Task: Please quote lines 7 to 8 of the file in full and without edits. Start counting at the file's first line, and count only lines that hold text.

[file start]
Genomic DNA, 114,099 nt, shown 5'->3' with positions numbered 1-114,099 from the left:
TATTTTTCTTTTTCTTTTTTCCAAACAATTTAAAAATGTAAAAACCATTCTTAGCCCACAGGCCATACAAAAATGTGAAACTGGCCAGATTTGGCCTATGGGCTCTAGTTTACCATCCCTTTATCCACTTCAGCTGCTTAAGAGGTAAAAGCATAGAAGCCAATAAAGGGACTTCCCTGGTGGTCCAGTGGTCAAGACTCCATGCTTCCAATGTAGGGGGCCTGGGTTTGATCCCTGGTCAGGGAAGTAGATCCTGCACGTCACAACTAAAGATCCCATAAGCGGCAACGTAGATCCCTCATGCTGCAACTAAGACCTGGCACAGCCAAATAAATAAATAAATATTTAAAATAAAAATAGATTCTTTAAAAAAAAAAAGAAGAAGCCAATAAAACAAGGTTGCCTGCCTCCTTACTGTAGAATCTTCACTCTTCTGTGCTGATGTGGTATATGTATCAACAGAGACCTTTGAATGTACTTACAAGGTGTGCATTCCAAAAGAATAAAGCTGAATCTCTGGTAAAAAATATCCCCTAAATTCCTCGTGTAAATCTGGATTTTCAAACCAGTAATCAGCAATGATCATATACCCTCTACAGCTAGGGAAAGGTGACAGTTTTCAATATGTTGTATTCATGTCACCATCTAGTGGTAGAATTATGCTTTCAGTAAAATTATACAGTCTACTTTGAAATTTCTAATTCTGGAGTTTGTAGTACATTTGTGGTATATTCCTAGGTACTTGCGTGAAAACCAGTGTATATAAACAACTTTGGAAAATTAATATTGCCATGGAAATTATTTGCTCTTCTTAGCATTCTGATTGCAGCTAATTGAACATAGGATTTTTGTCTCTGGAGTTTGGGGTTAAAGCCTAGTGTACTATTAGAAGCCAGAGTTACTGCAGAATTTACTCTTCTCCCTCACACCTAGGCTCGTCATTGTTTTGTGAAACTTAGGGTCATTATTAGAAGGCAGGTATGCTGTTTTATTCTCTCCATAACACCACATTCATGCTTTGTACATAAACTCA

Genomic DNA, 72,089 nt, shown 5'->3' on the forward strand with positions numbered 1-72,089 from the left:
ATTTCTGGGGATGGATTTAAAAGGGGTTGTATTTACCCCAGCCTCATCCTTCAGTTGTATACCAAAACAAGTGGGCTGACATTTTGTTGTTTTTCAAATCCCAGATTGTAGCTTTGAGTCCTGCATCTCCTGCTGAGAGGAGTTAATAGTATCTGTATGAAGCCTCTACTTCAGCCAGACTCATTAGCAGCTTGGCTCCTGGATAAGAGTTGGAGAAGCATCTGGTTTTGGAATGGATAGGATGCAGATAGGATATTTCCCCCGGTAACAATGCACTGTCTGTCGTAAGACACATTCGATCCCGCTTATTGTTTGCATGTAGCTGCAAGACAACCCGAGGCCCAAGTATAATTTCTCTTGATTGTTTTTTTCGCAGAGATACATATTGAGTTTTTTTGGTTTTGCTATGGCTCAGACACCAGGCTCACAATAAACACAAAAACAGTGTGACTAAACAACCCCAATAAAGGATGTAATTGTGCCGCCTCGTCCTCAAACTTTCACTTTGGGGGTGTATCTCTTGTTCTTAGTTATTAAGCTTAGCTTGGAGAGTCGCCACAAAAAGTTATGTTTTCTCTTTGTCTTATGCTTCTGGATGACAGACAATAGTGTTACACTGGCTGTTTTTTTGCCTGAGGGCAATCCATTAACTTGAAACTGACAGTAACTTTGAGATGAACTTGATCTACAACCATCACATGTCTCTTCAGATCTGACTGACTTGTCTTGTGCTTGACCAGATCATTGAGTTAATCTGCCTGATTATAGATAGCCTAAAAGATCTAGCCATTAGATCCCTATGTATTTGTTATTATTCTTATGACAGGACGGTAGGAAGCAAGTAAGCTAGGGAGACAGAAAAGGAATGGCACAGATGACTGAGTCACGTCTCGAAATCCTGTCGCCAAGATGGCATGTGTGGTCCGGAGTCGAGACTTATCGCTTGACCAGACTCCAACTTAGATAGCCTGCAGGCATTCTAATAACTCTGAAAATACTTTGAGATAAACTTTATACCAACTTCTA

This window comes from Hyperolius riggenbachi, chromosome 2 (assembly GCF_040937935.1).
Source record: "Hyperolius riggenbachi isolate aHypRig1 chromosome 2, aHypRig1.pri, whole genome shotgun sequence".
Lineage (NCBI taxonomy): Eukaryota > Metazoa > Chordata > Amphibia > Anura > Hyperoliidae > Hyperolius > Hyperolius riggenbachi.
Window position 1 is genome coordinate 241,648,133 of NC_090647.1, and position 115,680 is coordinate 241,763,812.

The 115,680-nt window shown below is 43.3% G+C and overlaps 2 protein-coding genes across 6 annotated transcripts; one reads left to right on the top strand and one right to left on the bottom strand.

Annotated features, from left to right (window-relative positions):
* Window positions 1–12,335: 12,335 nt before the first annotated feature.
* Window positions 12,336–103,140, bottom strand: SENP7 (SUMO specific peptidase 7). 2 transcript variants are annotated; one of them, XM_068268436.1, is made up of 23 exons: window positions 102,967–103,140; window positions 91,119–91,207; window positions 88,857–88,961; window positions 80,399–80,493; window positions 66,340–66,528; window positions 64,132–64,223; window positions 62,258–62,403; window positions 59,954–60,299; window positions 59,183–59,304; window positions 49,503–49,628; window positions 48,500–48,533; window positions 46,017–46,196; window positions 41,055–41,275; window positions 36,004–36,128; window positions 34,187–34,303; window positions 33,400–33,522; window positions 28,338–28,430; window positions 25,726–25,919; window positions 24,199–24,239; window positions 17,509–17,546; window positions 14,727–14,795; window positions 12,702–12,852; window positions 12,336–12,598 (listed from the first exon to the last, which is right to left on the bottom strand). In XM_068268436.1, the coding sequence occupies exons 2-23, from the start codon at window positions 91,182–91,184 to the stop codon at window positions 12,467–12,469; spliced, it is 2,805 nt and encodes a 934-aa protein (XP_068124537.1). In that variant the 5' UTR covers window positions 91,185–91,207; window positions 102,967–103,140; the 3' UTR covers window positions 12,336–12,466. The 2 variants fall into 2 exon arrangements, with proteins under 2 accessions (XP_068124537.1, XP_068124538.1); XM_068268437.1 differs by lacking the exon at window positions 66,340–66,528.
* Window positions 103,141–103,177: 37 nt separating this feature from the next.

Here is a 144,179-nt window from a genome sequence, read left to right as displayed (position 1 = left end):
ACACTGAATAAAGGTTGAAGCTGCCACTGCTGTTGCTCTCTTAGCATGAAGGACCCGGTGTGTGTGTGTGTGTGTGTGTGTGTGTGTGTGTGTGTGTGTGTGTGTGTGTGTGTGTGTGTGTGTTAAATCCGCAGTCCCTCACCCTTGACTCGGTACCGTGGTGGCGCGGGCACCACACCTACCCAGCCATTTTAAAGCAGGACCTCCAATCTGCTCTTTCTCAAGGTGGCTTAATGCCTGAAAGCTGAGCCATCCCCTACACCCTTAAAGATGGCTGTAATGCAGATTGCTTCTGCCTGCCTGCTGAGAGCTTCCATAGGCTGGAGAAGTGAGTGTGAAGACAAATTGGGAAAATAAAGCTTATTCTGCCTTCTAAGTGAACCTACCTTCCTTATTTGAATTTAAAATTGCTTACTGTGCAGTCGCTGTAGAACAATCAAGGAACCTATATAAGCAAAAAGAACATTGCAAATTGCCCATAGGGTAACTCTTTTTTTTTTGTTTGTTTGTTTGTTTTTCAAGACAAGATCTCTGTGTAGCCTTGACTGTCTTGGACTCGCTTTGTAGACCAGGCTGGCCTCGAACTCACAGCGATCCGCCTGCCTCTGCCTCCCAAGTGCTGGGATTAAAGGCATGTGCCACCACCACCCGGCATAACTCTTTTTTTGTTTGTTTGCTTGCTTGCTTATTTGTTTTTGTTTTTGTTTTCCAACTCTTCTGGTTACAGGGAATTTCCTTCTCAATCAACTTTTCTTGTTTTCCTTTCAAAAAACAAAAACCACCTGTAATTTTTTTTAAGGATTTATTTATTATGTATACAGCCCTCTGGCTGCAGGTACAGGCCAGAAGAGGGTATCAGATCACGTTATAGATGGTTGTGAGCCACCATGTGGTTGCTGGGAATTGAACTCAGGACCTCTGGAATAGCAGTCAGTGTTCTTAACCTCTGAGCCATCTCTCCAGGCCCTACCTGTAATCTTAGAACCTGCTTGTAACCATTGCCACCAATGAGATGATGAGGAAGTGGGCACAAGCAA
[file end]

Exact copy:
Lineage (NCBI taxonomy): Eukaryota > Metazoa > Chordata > Amphibia > Anura > Hyperoliidae > Hyperolius > Hyperolius riggenbachi.
Window position 1 is genome coordinate 241,648,133 of NC_090647.1, and position 115,680 is coordinate 241,763,812.